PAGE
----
The shutter release on top of the body has a decent feel for a compact camera, with a long autofocus stage and good tactile feedback. Next to that, the on / off and custom buttons are both flush with the body, making them difficult to press and easy to mistake for one another.

Below the thumb rest on the rear panel, the circular directional pad also functions as a rotating dial, although this is mostly pointless given the camera's general lack of precise manual control. Some of the surrounding buttons, like the menu button and especially the playback button, aren't robust enough to press comfortably, requiring some use of the fingernail.

Sony's current menu system is a tab-based interface that makes more good decisions than bad. A quick menu is accessed by pressing the menu button, allowing immediate adjustment of the most common shooting variables. The bottom position on this menu accesses the main menu, which gets into more detail but takes a bit longer to operate.

The quick menu, despite the camera's high resolution LCD, uses icons that are too large. This is probably in the interest of legibility, but actually prevents many options from being shown onscreen at the same time. If you imagine driving a car but only being able to see five yards ahead, you'll understand why this slows down navigation. Sony has also separated the settings of a few functions in confusing ways. For example, the drive hotkey on the directional pad chooses between single, burst, and bracket shooting; but specific settings for each of these modes requires navigating to a separate menu option, rather than drilling down to the necessary settings right then and there.

But these are nitpicks that won't deter someone who's already enjoying the HX9V. An imperfect but strong menu interface overall.

The HX9V ships with an insultingly short and unhelpful instruction manual, and no expanded version is available online or on the included CD-ROM. While the camera's internal guide system is very robust, nothing can replace an old fashioned manual for detailed information. To be frank, you're better off reading this very website than looking to Sony's pamphlet for advice.

Both of these are excellent travel zooms, so a purchase decision will probably depend entirely on usage expectations. Casio's ZR100 offers exemplary secondary features, such as burst mode shooting and high speed video. But the HX9V takes sharper, more accurate photos under typical circumstances.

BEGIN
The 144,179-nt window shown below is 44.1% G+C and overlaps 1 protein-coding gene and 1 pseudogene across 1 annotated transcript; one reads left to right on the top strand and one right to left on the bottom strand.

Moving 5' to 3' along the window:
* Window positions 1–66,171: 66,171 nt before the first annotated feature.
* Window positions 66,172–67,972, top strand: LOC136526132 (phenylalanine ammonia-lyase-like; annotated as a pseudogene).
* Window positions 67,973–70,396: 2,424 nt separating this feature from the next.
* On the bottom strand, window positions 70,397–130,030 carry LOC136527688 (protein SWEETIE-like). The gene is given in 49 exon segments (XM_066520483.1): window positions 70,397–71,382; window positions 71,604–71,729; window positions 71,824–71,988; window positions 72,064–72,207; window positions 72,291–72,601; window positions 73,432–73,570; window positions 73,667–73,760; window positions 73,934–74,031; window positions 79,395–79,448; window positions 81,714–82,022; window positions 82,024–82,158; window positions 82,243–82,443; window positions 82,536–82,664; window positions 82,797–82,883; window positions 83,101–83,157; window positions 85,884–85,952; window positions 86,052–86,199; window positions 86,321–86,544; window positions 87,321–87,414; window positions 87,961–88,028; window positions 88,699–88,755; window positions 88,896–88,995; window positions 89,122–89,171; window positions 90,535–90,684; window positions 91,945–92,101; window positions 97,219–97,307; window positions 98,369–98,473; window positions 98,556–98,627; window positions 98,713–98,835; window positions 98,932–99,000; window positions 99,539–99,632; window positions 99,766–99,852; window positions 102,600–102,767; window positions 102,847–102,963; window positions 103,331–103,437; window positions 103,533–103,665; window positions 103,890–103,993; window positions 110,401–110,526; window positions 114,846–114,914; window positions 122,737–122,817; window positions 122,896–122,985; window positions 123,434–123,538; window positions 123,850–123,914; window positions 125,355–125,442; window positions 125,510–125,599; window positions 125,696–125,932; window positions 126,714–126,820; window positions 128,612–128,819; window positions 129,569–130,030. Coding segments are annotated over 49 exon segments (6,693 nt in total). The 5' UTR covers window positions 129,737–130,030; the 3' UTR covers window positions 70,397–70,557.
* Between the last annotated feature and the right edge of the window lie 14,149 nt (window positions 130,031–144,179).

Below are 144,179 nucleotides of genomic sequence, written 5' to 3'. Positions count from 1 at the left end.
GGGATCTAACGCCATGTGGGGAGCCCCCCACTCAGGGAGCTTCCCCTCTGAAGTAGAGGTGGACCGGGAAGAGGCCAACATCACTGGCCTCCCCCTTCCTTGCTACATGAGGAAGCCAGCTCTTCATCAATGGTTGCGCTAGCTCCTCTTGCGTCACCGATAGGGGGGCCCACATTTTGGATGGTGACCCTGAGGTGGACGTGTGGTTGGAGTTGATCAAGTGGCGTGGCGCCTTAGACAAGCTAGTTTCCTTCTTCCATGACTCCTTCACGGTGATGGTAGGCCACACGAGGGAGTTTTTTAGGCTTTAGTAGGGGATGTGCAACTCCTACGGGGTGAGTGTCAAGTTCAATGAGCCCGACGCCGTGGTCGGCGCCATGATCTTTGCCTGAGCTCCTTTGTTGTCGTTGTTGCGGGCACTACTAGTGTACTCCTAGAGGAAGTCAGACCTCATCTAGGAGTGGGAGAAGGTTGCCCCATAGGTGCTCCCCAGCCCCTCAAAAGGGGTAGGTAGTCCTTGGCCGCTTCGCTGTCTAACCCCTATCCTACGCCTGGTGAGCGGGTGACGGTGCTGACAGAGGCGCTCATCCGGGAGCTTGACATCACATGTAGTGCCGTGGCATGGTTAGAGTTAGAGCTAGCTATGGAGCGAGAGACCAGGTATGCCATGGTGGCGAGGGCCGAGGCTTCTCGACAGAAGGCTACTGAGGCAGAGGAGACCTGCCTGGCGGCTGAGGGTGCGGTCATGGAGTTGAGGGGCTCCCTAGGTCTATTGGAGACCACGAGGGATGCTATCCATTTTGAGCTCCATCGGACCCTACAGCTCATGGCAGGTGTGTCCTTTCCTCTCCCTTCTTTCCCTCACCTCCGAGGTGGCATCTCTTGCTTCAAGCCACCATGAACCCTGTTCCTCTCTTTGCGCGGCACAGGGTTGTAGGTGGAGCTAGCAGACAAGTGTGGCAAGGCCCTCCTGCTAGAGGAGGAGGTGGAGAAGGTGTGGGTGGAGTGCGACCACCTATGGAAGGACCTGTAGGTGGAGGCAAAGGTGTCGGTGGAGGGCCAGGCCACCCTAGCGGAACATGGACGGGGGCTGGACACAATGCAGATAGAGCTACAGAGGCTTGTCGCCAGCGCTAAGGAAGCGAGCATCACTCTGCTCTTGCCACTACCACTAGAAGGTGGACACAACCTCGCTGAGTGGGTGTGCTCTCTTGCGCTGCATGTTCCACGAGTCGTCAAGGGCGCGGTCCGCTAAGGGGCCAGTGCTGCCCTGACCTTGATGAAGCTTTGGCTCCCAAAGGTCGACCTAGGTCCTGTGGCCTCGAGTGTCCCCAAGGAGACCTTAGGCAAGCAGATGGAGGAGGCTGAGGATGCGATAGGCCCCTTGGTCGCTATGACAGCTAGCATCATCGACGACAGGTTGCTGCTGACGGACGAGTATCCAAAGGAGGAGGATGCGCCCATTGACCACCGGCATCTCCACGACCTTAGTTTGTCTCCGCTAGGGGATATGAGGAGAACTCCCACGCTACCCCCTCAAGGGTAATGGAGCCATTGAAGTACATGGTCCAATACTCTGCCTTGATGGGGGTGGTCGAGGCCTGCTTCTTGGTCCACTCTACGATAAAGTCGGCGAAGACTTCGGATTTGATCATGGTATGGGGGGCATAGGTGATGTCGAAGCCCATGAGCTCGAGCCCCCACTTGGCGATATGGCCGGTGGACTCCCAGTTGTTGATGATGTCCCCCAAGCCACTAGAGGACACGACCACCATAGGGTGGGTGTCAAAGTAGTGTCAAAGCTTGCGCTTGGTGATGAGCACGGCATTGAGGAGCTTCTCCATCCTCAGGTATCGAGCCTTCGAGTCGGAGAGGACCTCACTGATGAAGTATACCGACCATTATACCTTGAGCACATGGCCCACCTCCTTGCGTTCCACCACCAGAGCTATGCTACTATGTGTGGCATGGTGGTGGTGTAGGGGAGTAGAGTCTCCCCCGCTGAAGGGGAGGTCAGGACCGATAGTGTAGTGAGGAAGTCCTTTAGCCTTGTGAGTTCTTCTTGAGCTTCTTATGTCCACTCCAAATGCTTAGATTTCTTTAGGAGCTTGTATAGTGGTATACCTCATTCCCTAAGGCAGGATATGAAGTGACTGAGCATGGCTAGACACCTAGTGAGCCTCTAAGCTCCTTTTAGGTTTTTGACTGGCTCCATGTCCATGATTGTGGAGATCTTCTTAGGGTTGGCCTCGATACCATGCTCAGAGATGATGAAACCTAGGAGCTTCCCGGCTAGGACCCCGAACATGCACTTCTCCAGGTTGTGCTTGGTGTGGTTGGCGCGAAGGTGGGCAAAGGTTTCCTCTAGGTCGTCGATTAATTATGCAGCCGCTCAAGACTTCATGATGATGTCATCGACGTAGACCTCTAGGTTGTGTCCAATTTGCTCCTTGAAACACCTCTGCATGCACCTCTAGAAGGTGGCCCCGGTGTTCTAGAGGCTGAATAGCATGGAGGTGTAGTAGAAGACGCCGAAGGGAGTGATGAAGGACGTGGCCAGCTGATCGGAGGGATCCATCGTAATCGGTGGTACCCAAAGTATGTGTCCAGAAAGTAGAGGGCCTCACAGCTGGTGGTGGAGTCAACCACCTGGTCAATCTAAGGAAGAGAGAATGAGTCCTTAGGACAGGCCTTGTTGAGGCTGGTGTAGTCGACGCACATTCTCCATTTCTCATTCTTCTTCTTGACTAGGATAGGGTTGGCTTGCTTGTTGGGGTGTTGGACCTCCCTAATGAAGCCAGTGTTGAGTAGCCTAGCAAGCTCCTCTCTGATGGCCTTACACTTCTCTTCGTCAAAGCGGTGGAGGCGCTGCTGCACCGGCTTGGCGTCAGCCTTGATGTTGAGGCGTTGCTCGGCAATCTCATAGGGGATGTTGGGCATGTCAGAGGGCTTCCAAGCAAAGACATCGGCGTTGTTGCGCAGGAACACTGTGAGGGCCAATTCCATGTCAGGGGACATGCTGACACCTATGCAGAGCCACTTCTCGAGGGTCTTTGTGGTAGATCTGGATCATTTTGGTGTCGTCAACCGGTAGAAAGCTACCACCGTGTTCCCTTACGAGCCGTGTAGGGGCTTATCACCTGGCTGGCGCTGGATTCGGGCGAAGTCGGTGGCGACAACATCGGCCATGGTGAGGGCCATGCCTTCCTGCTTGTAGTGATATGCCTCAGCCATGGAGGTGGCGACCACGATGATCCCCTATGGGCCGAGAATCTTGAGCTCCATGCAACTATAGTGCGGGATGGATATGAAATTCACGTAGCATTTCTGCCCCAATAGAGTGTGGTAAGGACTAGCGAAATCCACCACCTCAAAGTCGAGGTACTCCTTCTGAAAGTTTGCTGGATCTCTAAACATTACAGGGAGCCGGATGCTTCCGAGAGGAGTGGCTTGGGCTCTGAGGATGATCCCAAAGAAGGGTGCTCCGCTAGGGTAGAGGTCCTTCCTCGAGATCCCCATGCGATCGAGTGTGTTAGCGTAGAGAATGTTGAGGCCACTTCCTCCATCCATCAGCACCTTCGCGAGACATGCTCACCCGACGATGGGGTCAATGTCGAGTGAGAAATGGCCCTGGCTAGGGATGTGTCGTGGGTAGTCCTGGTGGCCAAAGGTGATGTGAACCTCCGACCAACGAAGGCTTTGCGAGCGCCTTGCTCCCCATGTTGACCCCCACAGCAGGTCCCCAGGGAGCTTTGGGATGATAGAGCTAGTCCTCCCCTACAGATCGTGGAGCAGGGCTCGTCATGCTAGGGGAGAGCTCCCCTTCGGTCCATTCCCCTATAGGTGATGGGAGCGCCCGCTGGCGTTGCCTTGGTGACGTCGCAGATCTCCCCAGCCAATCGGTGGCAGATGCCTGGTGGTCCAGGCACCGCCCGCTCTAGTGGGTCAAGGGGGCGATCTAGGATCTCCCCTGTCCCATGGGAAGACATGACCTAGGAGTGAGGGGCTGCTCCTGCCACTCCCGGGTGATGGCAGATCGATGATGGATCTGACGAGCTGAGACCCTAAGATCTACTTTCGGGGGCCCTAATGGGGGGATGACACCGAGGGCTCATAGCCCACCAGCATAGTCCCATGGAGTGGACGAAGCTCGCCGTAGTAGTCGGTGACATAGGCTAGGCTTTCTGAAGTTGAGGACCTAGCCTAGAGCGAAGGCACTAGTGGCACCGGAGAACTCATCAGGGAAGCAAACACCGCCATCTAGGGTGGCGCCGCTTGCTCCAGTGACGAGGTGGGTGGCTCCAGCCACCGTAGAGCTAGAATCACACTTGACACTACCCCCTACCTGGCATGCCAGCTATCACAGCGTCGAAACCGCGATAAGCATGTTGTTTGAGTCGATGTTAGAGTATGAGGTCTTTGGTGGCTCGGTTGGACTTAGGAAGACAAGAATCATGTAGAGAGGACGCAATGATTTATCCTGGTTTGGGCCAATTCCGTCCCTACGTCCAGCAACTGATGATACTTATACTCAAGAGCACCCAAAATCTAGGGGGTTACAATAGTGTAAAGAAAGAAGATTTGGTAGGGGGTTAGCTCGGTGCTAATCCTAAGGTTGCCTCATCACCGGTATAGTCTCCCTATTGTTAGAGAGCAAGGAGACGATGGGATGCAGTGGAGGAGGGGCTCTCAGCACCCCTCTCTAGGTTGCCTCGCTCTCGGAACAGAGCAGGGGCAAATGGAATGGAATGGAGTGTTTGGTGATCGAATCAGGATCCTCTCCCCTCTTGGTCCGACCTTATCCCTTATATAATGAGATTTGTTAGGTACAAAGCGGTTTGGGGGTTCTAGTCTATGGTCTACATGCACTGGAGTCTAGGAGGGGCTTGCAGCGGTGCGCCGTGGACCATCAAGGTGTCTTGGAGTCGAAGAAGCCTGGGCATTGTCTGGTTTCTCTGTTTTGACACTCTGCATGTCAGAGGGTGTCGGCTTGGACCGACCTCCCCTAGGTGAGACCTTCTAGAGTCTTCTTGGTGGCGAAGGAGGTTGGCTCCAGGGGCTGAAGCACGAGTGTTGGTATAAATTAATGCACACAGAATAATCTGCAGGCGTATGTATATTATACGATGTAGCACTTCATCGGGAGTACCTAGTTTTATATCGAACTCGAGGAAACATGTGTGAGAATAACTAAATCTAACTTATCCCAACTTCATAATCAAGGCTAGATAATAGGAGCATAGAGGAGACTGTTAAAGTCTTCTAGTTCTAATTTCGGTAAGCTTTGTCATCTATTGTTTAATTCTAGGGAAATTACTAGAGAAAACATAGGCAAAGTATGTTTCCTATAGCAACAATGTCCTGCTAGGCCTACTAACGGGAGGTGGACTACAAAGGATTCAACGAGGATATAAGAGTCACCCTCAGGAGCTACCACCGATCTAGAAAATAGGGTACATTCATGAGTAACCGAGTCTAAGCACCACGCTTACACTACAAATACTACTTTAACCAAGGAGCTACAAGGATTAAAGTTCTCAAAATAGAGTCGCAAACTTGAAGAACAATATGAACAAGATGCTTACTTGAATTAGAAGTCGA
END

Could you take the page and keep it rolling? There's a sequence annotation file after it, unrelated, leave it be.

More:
Handling of noise may also be a determining factor. Both cameras posted excellent noise scores, but noise produced by the ZR100 has a tendency to blur, while the HX9V's has a digitizing effect. All image noise is destructive, but this is more of a stylistic issue based on personal preference.

The ZR100 has also had plenty of time to drop in price, and is now significantly less expensive than the HX9V. Depending on what kind of shooting you plan to do, the extra expense may or may not be worth it.

Fujifilm's F600EXR is significantly less expensive than the HX9V, and price is likely to be the determining factor between these two. Most of the F600EXR's scores were worse. Less accurate colors, more noise, less sharpness, more chromatic aberration, etc. But almost all of those scores are very close, and customers will have to ask themselves if those many minor performance benefits are worth nearly $100 extra. We'd call this one a toss-up.

Panasonic's ZS10 is an aging travel zoom that offers the same 16x magnification and built-in GPS as the HX9V, at a price that's had plenty of time to drop. Test scores were much worse however, so the lower cost definitely translates into a loss of image quality. Price would've given this model a fighting chance, were it not for the Fujifilm F600EXR, a better, reasonably-priced alternative to the HX9V. Now that the F600EXR is on the market and we've tested it, there's little reason left to recommend the ZS10.

Iterating in subtle ways over the HX7V, Sony's new Cyber-shot DSC-HX9V aims to be none other than the very best travel zoom camera currently on the market. And what we really appreciate about this model is that the company has dared to achieve this goal using little except pure image quality. Extra features and effects, while still present, don't stand out to the point of distraction and certainly aren't there to sell the camera. GPS is available if you want it, in-camera editing is simple and functional, but let's praise this model for its real strength: capturing gorgeous photos.

The first thing you'll notice when shooting with the HX9V is its ability to render sharp, fine details. Surfaces like cracked asphalt or the bark of a tree leap out at the viewer, creating a sense of presence that is usually reserved for more expensive models. Aiding this is the sensor's highly realistic representation of color, which reproduces subjects–especially human ones–accurately to how they appear in real life.

Operating the HX9V is largely free of frustration. Optical zoom is this camera's key feature and the precise zoom lever makes usage a breeze. Two levels of image stabilization don't just prevent blurry shots, they assist with framing as well. Advanced shooting features like burst mode and full manual control round out the package, and the menu interface is imperfect but solid overall.

We'd say the camera's most significant drawback is the technique used to reduce unwanted image noise. While it's true the HX9V aced our noise test, the way this camera's smoothing software gets rid of noise is decidedly angular and digitized. All compact cameras need noise reduction, some blur, others smudge, but the HX9V pixelates. Combined with the camera's tendency to "halo" edges, this can create an ugly rendering up close.

But on the whole, we respect Sony's prioritization of image quality over fluff, and regard their efforts as a resounding success. The DSC-HX9V is arguably the finest travel zoom on the market, and a great value even at the above-average price.


Sony HX10V Vs. Sony HX9V

Meet the tester

Christopher Snow

Christopher Snow

Managing Editor


Chris was born and raised less than ten miles from our editorial office, and even graduated from nearby Merrimack College. He came to Reviewed after covering the telecom industry, and has been moonlighting as a Boston area dining critic since 2008.

See all of Christopher Snow's reviews